Fort Erie, nearly opposite Buffalo, on the Canada side, at the outlet of Niagara River from Lake Erie, was an important post in the war of 1812.

In the Niagara campaign of 1814, during the months of August and September, the British, under Gen. Drummond, invested the port for about fifty days. On the night of the 15th of August, while the fort was under the command of Gen. Gaines, the enemy attempted to carry the works by storm. They were most gallantly met and repeatedly driven back, but one of their columns had gained some of the outworks, when an explosion of a small stone building, containing a quantity of cartridges, ensued, which threw them into confusion, and they were repulsed with a loss of 905 men. The American loss was but 84. On the morning of the 17th of September, Gen. Brown, having recovered from wounds received at Chippewa, and having assumed the command, made a sortie from the fort. and after a desperate conflict carried the British batteries and spiked their guns. So great was the loss of the enemy that four days after they abandoned the siege as hopeless Thus ended the Niagara campaign, one of the most brilliant in American history.

Geneva and Canandaigua are two beautiful villages in this part of the state. Geneva is at the north end of Seneca Lake, on the Auburn and Rochester Railroad, 50 miles E. S. E. of Rochester. It is the seat of Geneva College, Hobart Free College, and a Medical Institute liberally endowed by the state. Canandaigua is on the Canandaigua Lake and line of the Central Railroad, 88 miles from Buffalo. It has a male and also a female academy of high repute. The beauty of its private residences, with their elegant surrounding grounds, has long given this place a pleasing reputation. Canandaigua was laid out by Oliver Phelps and Nathaniel Gorham, who opened here, in 1789, the first land office in western New York for the sale of lands. These gentlemen had the year previous purchased of Massachusetts its pre-emption right to the lands now comprised in the counties of Ontario, Genesee, Wyoming, Niagara, Cattaraugus, Chatauqua and Alleghany. It was at the Canandaigua Academy, founded by these gentlemen, that Hon. Stephen A. Douglas received his education.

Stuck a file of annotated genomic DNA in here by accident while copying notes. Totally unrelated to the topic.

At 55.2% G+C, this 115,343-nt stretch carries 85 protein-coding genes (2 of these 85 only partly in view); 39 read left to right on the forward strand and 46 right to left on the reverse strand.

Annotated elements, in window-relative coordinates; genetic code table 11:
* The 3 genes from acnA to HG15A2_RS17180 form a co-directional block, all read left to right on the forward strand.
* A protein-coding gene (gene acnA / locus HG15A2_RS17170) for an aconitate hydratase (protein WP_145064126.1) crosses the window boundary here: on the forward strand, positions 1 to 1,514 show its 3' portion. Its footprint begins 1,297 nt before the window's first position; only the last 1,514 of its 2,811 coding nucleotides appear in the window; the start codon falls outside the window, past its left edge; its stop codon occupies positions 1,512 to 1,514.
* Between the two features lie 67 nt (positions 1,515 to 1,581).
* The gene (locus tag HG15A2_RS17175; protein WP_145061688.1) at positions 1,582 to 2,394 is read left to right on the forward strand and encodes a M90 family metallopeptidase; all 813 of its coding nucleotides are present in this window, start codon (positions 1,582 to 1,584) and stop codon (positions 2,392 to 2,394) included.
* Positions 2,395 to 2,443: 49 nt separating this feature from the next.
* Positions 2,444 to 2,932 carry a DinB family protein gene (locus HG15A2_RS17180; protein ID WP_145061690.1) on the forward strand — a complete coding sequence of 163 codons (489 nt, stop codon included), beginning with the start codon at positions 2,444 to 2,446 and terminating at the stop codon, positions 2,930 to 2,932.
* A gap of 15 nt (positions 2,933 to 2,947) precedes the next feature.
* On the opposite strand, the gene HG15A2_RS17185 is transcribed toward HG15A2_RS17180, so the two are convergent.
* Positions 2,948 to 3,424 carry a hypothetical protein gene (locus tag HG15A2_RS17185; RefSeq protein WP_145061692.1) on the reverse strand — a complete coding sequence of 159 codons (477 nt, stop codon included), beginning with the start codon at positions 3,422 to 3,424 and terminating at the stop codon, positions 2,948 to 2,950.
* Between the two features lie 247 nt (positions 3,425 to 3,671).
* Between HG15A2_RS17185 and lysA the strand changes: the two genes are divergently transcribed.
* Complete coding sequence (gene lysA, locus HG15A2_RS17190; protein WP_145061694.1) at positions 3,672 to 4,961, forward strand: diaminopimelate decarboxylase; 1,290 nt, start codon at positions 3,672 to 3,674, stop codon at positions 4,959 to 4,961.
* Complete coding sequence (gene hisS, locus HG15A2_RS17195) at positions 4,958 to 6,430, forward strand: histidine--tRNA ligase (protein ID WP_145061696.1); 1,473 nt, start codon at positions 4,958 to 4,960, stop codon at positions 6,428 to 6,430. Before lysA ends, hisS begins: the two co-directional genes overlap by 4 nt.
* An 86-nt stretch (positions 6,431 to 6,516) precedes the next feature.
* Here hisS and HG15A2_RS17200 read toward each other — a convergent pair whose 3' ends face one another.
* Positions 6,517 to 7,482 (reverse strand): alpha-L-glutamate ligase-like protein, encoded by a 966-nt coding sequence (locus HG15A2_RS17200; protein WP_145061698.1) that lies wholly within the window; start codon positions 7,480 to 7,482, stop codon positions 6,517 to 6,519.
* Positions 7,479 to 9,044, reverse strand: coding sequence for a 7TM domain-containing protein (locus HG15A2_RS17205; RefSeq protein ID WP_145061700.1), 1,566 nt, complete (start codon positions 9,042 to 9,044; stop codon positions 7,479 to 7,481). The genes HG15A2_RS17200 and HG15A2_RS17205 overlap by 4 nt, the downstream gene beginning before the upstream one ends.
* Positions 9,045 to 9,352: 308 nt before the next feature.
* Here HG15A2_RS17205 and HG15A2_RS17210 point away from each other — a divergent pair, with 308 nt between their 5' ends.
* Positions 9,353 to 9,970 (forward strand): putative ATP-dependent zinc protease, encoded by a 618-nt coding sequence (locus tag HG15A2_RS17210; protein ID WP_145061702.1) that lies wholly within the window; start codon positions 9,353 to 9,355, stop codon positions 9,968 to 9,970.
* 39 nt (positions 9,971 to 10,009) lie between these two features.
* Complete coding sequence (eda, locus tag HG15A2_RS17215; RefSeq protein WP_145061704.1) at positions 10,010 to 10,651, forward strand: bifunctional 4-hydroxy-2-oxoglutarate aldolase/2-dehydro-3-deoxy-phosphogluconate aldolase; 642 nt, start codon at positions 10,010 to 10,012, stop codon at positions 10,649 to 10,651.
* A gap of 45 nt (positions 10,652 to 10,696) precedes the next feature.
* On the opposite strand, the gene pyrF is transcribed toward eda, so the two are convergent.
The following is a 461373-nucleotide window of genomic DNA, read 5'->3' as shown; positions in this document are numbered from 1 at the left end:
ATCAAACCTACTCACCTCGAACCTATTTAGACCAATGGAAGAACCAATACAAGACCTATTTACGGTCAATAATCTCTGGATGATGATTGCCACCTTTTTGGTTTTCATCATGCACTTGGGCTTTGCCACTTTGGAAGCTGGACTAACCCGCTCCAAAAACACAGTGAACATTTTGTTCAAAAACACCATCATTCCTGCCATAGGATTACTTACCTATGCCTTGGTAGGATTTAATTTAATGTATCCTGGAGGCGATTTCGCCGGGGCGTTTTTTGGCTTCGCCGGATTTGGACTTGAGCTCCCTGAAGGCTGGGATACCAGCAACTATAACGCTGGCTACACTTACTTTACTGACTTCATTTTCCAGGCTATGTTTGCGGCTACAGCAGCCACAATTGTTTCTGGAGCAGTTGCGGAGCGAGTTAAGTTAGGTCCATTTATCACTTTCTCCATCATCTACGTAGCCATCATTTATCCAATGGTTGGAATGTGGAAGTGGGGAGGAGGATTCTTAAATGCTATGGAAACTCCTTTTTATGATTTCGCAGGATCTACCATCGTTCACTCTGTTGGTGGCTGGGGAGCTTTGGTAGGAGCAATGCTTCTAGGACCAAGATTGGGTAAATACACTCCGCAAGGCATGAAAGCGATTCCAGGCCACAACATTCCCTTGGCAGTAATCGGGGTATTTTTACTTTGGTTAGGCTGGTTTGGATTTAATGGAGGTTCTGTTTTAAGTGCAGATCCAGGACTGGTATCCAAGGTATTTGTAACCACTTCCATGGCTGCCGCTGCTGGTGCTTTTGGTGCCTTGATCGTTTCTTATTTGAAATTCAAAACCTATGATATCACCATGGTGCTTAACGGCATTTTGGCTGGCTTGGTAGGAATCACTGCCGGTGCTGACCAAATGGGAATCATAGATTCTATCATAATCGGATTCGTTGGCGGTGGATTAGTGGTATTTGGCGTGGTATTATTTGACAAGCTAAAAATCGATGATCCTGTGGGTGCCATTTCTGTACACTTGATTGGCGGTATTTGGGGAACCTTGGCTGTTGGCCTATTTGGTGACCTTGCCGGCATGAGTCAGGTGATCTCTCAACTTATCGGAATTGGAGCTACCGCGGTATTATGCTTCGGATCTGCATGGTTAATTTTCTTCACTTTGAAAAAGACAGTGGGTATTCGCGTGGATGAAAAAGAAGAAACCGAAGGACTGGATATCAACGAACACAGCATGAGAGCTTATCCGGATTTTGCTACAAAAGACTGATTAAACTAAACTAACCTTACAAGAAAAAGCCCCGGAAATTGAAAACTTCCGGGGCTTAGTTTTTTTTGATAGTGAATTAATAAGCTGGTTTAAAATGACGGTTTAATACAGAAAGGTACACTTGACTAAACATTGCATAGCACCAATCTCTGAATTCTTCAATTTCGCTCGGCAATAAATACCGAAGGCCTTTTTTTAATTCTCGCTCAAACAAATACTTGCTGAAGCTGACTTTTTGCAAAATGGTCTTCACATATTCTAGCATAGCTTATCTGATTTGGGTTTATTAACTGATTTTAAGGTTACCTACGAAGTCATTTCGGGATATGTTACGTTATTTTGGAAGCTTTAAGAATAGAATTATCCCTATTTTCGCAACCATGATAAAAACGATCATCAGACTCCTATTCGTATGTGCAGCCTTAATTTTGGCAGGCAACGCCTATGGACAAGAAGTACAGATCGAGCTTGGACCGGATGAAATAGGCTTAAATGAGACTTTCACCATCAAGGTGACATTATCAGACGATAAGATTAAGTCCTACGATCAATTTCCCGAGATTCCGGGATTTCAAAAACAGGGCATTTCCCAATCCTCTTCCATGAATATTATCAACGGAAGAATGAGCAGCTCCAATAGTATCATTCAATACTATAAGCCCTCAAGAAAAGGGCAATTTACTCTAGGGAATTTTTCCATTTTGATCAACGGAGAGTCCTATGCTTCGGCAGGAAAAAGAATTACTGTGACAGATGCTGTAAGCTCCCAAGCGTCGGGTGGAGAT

Genesee Falls, formerly Portageville, Wyoming county, is a village of 600 inhabitants, on the Genesee River, about 50 miles E. S. E. from Buffalo. The Buffalo and New York Railroad crosses the Genesee river, a mile from the village, over a bridge 800 feet long, 230 feet high, 75 feet wide at base, and 25 feet at top, containing 1,062,000 feet of timber and 108,862 lbs. in iron bolts, etc. It is regarded as one of the greatest specimens of engineering skill in America; it was eighteen months in building, and cost over $140,000. The river here falls about 300 feet in two miles, principally in three perpendicular descents, and in some places is bordered by almost perpendicular precipices 400 feet high, affording bold, striking and picturesque scenery.